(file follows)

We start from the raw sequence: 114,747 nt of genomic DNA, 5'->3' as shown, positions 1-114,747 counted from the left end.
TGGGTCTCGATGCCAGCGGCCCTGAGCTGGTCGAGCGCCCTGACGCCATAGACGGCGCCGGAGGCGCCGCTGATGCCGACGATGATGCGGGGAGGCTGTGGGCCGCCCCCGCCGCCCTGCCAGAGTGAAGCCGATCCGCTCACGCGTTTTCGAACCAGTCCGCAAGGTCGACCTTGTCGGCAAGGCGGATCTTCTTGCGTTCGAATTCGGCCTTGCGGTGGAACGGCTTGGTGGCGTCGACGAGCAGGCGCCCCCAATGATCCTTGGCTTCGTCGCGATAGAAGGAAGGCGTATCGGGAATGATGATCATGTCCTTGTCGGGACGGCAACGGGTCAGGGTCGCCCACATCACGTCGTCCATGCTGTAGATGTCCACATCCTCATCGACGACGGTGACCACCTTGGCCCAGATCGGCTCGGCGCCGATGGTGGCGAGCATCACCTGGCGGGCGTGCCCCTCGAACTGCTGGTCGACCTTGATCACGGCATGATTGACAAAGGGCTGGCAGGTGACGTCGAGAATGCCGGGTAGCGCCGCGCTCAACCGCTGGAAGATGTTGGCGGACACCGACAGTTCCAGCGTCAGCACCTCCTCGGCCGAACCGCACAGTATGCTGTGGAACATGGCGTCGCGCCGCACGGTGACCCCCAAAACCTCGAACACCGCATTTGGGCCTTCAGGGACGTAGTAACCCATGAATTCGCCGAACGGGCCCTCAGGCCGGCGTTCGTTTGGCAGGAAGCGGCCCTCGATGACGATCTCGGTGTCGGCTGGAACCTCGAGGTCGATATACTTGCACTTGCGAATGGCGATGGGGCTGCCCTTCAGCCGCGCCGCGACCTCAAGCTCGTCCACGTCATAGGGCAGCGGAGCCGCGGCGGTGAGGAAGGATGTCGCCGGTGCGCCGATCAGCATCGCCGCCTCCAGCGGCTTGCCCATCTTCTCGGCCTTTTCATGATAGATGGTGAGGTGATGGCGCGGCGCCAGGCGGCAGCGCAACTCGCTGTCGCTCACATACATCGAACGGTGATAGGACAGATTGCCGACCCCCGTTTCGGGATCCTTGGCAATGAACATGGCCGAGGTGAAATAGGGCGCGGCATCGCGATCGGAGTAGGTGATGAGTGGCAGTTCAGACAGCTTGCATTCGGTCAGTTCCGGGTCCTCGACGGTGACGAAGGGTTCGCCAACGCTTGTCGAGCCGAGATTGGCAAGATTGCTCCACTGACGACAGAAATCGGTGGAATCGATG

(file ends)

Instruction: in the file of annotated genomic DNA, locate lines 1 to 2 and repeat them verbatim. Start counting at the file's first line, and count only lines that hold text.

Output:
We start from the raw sequence: 114,747 nt of genomic DNA, 5'->3' as shown, positions 1-114,747 counted from the left end.
TGGGTCTCGATGCCAGCGGCCCTGAGCTGGTCGAGCGCCCTGACGCCATAGACGGCGCCGGAGGCGCCGCTGATGCCGACGATGATGCGGGGAGGCTGTGGGCCGCCCCCGCCGCCCTGCCAGAGTGAAGCCGATCCGCTCACGCGTTTTCGAACCAGTCCGCAAGGTCGACCTTGTCGGCAAGGCGGATCTTCTTGCGTTCGAATTCGGCCTTGCGGTGGAACGGCTTGGTGGCGTCGACGAGCAGGCGCCCCCAATGATCCTTGGCTTCGTCGCGATAGAAGGAAGGCGTATCGGGAATGATGATCATGTCCTTGTCGGGACGGCAACGGGTCAGGGTCGCCCACATCACGTCGTCCATGCTGTAGATGTCCACATCCTCATCGACGACGGTGACCACCTTGGCCCAGATCGGCTCGGCGCCGATGGTGGCGAGCATCACCTGGCGGGCGTGCCCCTCGAACTGCTGGTCGACCTTGATCACGGCATGATTGACAAAGGGCTGGCAGGTGACGTCGAGAATGCCGGGTAGCGCCGCGCTCAACCGCTGGAAGATGTTGGCGGACACCGACAGTTCCAGCGTCAGCACCTCCTCGGCCGAACCGCACAGTATGCTGTGGAACATGGCGTCGCGCCGCACGGTGACCCCCAAAACCTCGAACACCGCATTTGGGCCTTCAGGGACGTAGTAACCCATGAATTCGCCGAACGGGCCCTCAGGCCGGCGTTCGTTTGGCAGGAAGCGGCCCTCGATGACGATCTCGGTGTCGGCTGGAACCTCGAGGTCGATATACTTGCACTTGCGAATGGCGATGGGGCTGCCCTTCAGCCGCGCCGCGACCTCAAGCTCGTCCACGTCATAGGGCAGCGGAGCCGCGGCGGTGAGGAAGGATGTCGCCGGTGCGCCGATCAGCATCGCCGCCTCCAGCGGCTTGCCCATCTTCTCGGCCTTTTCATGATAGATGGTGAGGTGATGGCGCGGCGCCAGGCGGCAGCGCAACTCGCTGTCGCTCACATACATCGAACGGTGATAGGACAGATTGCCGACCCCCGTTTCGGGATCCTTGGCAATGAACATGGCCGAGGTGAAATAGGGCGCGGCATCGCGATCGGAGTAGGTGATGAGTGGCAGTTCAGACAGCTTGCATTCGGTCAGTTCCGGGTCCTCGACGGTGACGAAGGGTTCGCCAACGCTTGTCGAGCCGAGATTGGCAAGATTGCTCCACTGACGACAGAAATCGGTGGAATCGATG